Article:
How Tia Walker, MAS, strives to exceed her clients’ expectations
When her first career as an apparel manufacturer’s sales rep at the Dallas Apparel Mart came to an end in 2000 due to industry consolidation, Tia Walker applied her sales and marketing skills to the promotional products industry—and never looked back. As an account executive at BrandAlliance, formerly known as Activate! Promotions + Marketing (UPIC: Activate), she enjoys using her sales and creative marketing skills to help companies in a variety of industries promote their brands and implement safety and recognition programs.
Walker grew up in Arlington, Texas, and the proud Texan hasn’t strayed far. She still lives in North Texas, close to her mom and dad. When she’s not working or visiting her brother’s family in Virginia, you might find her at the lake in the summer, or, in winter, hitting the slopes of Colorado with her boyfriend, Mark LaVoy.
Skiing was not something she grew up doing. “Skiing is my boyfriend’s whole life. I learned to ski because of him. Most people quit [about the age] I got started,” she says. Walker proves that if you’re open to new opportunities, both professional and personal, you just never know when you might find your next passion.
What was your first job in promotional products and how did it come about?
I got into promotional products in 2000 as a second career after working out of the Dallas Apparel Mart as a manufacturer’s rep in the apparel industry for the first 18 years of my career. I had a friend who had also been a rep in the Apparel Mart who went to work in [the promotional products] industry [as a distributor]. I went to work for him and it wasn’t a good fit. So I wound up going out on my own. He was the one who told me about PPAI and the Expo coming up in January and it was all right here in Dallas, easy and accessible. Once I got registered, I started taking classes and that’s really how I learned the industry.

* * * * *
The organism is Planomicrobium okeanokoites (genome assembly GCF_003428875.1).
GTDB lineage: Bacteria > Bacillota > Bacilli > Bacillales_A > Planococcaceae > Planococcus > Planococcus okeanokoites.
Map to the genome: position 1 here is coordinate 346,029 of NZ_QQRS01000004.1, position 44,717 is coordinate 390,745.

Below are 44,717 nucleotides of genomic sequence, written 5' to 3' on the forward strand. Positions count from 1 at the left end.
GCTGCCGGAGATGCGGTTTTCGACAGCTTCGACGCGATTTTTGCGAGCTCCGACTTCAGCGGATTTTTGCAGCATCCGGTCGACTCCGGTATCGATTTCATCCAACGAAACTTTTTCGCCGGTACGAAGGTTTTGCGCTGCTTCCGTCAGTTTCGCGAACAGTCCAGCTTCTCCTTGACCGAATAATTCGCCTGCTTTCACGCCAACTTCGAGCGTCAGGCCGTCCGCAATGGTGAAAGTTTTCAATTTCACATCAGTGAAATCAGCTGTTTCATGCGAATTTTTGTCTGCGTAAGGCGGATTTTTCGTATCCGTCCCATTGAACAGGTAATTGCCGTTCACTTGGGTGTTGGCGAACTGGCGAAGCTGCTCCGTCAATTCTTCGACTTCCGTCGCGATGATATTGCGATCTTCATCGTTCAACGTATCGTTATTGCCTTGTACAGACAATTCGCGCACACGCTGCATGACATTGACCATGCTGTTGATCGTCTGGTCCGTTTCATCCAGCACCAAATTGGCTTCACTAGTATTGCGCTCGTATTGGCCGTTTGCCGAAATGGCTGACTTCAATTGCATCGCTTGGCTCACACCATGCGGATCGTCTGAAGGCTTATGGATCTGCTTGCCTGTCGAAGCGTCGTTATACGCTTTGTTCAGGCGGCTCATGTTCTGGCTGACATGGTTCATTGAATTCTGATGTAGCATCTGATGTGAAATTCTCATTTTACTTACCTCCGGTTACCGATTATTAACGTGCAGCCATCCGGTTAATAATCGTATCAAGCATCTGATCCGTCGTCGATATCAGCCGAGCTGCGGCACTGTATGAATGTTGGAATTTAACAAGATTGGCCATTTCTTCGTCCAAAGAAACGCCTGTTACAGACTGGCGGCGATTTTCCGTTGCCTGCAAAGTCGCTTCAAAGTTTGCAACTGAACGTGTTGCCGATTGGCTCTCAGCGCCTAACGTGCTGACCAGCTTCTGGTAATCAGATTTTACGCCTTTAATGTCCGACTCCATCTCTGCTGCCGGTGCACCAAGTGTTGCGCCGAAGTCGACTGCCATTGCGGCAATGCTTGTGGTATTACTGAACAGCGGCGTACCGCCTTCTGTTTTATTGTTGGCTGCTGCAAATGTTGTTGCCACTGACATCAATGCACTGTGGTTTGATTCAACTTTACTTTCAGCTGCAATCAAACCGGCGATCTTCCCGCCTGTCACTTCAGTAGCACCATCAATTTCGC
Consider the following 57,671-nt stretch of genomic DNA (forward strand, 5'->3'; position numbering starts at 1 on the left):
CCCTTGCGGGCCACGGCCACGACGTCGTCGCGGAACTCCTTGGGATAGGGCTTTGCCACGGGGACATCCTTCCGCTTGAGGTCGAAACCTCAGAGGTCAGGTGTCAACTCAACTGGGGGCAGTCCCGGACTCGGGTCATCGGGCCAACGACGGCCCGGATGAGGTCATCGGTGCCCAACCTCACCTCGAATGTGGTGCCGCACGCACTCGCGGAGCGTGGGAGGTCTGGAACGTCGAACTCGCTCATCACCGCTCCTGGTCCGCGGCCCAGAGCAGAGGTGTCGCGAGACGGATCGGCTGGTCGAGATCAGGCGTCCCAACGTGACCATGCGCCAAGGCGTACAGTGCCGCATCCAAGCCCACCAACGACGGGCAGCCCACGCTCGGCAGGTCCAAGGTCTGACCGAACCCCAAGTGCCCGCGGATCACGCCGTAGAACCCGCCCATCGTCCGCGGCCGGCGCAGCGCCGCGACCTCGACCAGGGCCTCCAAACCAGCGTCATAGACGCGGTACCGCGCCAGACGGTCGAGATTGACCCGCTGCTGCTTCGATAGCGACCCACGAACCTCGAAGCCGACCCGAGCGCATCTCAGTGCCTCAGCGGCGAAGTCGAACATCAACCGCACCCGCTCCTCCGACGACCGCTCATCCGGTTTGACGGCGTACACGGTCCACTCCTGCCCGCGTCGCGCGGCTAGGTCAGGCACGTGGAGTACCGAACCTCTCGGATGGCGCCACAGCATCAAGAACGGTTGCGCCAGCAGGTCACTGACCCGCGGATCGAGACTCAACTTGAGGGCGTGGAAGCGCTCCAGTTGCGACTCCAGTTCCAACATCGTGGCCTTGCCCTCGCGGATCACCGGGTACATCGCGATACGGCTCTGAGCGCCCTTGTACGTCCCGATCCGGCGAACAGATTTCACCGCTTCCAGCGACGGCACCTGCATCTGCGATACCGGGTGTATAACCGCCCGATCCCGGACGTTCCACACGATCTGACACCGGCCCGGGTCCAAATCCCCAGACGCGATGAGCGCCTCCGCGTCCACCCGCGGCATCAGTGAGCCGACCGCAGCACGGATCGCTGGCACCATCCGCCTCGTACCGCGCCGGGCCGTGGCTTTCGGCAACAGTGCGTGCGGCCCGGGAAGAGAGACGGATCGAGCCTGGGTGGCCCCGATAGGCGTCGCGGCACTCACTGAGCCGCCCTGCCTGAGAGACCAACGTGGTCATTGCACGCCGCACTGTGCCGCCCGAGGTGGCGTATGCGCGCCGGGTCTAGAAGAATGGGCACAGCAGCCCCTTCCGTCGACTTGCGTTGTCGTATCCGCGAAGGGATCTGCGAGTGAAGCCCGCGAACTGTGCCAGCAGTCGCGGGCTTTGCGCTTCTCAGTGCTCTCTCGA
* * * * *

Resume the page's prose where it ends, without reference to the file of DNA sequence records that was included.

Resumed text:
What do you enjoy doing when you’re not working?
I love to entertain. I like to have dinner parties and invite people to come to my house. I am also a car girl. At one time I had four cars. My first fun car was a ’56 Thunderbird. I bought it as an investment in my early 20s. Then I bought a 1960 Chevy Impala convertible and a ’61 Chrysler Windsor. I think that’s why my ex-husband fell in love with me. He came to my house on our first date and I had four cars! I sold the T-bird and I got one of the retro 2003 Thunderbirds because I can drive it any time I want! My ’56 was always in need of repair. The 2003 is the fun car I drive all the time now, when I’m not in my work car—a Cadillac.
Who or what has had the greatest influence on your career and why?
The people who have influenced me the most have been Paul Kiewiet and Cliff Quicksell [both former industry distributors who now consult]. They’re probably the two people who have given me the vision and the mentoring to become what I am in the industry. Paul was one of the very first people I met in the industry. I just happened to be standing there at the first Expo in Dallas and we were watching a fashion show. I was brand new in the industry after starting my own company by myself. We just started talking.
Cliff really helped me elevate my game substantially in 2009-2010. He’s hard to work with in that he’s tough on you. He doesn’t baby you. I consulted with him for a year and a half. Coming out of the apparel industry, I had done product development, been to Hong Kong and China, and seen factories. I knew a lot about apparel and I think I sold differently than most people do. I always sell by samples. I’m not a catalog person. I like to sit down and talk to somebody and find out what they’re trying to accomplish, and I’m very product specific. If I see something I like, I get a sample of it. In 2009 when the economy crashed and the internet began to come on strong, that level of sales lost its value.